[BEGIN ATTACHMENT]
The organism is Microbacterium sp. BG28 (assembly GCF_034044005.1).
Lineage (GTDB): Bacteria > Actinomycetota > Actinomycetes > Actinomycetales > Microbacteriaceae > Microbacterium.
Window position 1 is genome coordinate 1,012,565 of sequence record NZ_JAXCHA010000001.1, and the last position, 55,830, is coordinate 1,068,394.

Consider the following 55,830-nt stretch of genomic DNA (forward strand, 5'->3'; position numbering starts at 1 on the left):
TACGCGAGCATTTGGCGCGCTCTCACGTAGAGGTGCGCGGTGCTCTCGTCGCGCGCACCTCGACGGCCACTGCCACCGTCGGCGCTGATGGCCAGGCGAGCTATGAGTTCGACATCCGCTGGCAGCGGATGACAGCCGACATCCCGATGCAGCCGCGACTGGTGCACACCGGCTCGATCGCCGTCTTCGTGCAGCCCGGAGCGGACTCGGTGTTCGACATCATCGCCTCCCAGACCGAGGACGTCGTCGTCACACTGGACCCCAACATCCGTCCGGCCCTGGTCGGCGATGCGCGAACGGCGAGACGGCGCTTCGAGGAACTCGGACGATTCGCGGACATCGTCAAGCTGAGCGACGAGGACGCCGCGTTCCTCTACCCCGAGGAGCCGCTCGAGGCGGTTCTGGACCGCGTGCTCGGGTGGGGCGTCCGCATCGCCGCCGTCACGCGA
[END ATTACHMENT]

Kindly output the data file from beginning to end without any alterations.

The organism is Microbacterium sp. BG28 (assembly GCF_034044005.1).
Lineage (GTDB): Bacteria > Actinomycetota > Actinomycetes > Actinomycetales > Microbacteriaceae > Microbacterium.
Window position 1 is genome coordinate 1,012,565 of sequence record NZ_JAXCHA010000001.1, and the last position, 55,830, is coordinate 1,068,394.

Consider the following 55,830-nt stretch of genomic DNA (forward strand, 5'->3'; position numbering starts at 1 on the left):
TACGCGAGCATTTGGCGCGCTCTCACGTAGAGGTGCGCGGTGCTCTCGTCGCGCGCACCTCGACGGCCACTGCCACCGTCGGCGCTGATGGCCAGGCGAGCTATGAGTTCGACATCCGCTGGCAGCGGATGACAGCCGACATCCCGATGCAGCCGCGACTGGTGCACACCGGCTCGATCGCCGTCTTCGTGCAGCCCGGAGCGGACTCGGTGTTCGACATCATCGCCTCCCAGACCGAGGACGTCGTCGTCACACTGGACCCCAACATCCGTCCGGCCCTGGTCGGCGATGCGCGAACGGCGAGACGGCGCTTCGAGGAACTCGGACGATTCGCGGACATCGTCAAGCTGAGCGACGAGGACGCCGCGTTCCTCTACCCCGAGGAGCCGCTCGAGGCGGTTCTGGACCGCGTGCTCGGGTGGGGCGTCCGCATCGCCGCCGTCACGCGA